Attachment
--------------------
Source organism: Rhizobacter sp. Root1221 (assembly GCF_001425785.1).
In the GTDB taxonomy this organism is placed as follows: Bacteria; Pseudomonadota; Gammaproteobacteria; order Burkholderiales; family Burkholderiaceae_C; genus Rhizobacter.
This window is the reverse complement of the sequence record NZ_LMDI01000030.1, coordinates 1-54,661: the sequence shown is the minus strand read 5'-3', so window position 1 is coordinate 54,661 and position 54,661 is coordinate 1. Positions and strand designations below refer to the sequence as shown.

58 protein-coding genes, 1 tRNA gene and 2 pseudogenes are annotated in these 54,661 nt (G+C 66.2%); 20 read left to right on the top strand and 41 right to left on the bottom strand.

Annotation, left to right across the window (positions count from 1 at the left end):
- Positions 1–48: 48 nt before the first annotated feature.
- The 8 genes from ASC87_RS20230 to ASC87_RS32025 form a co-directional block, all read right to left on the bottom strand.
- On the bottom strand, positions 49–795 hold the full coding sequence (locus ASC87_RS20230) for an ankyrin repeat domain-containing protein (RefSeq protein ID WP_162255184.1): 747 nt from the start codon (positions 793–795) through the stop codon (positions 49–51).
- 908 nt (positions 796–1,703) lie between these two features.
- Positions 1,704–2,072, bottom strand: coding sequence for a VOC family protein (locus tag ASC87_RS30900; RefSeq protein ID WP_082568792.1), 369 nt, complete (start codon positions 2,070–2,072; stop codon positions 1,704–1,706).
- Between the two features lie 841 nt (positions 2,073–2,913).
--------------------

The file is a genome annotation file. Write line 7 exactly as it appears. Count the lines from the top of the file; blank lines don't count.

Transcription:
- The 8 genes from ASC87_RS20230 to ASC87_RS32025 form a co-directional block, all read right to left on the bottom strand.